Leadership Cancers #8: Anticipation

by Gary Monti on May 4, 2010

Anticipation, a song by Carly Simon, chronicles well the consequences of waiting for consequences, “Anticipation…is makin’ me late, keepin’ me waiting.” In this blog we will explore anticipation and look at a much healthier alternative.

The Desire for Control

Anticipation has its roots in the desire for control. Specifically, it results from building expectations. With expectations I choose to lock on to some possible future event causing thoughts and actions to become a servant of the desired consequences.  Not a smart way to operate.

This was reflected in a rather painful experience pursuing a contract early in my consultancy. A division of an aerospace firm was looking for someone to audit their current project management system and then provide guidance and support in making it more robust.

The fit felt perfect! After going through preliminary conversations it seemed like a slam-dunk. There was only one problem – other companies were bidding. Ignoring this, I kicked back and rewarded myself with some rest and relaxation prior to starting the engagement. Fantasies as to how the engagement would be successful and transformative for the client danced before my mind’s eye.

The Loss of Freedom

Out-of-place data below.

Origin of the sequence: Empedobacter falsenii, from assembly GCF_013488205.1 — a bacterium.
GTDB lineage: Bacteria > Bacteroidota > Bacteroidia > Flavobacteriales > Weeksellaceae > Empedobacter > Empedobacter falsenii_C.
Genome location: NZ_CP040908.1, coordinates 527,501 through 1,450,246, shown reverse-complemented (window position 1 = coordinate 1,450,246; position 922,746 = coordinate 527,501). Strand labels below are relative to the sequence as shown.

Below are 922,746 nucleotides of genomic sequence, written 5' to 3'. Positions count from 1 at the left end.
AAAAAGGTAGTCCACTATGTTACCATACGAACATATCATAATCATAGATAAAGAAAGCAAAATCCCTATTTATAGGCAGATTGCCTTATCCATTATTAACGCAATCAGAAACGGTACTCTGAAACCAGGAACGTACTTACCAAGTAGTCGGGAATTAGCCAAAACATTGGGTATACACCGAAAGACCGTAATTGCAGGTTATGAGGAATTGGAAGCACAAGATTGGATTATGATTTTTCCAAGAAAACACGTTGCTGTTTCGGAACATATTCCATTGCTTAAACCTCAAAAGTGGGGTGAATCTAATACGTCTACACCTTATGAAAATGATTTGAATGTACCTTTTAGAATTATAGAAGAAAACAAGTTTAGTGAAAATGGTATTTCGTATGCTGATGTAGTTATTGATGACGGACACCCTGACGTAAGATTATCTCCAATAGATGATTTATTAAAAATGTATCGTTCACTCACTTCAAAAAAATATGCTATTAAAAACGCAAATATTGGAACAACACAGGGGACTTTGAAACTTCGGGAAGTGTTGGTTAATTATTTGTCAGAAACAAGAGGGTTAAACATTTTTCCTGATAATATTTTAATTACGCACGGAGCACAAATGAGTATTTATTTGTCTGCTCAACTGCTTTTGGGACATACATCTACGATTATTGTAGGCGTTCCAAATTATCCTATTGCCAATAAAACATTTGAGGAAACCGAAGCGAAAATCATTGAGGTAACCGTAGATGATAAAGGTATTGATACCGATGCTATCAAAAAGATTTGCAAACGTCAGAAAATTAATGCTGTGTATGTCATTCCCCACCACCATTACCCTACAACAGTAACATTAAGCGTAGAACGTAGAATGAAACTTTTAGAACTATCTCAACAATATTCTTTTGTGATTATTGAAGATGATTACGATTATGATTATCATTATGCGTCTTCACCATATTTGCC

As you might have guessed, the day of reckoning came and much to my surprise someone else was awarded the contract. The first thought was, “How dare they!” To say my blood boiled would be an understatement.

Anxiety followed the anger. The future was surrendered to an expectation. The feeling of being trapped soon set in. It was quite genuine. Leads were dropped in anticipation of getting this contract.  It was a lesson well learned. Fortunately, there were sufficient reserves to make it through until the next contract.

The Solution

A better way to behave is stated in a term from complexity theory, anticipatory awareness. It sounds almost identical to the leadership cancer called anticipation. It is quite different.

Where anticipation is a locking on to an expectation and experiencing emotional ups and downs similar to a gambler at the racetrack, anticipatory awareness is a complete letting go of expectations.

Does this mean no planning is done, i.e., just sit around and wait? No. It is much more subtle and more challenging than that. In fact, anticipatory awareness can be restated as, “Plan without consequence.”

Practicing anticipatory awareness requires discipline. In the case of making proposals it means creating a document as if the prospective client’s survival depends upon it and then letting go as if the client does not care. While it sounds a bit crazy it promotes a very healthy behavior. It keeps me on the move. It also promotes a constant question central to any good consultancy, “Does what’s being offered really provide value?

Share you comments! I’d like to know what you think. In addition to commenting on this blog you can also send a response via e-mail to gwmonti@mac.com or visit www.ctrchg.com.

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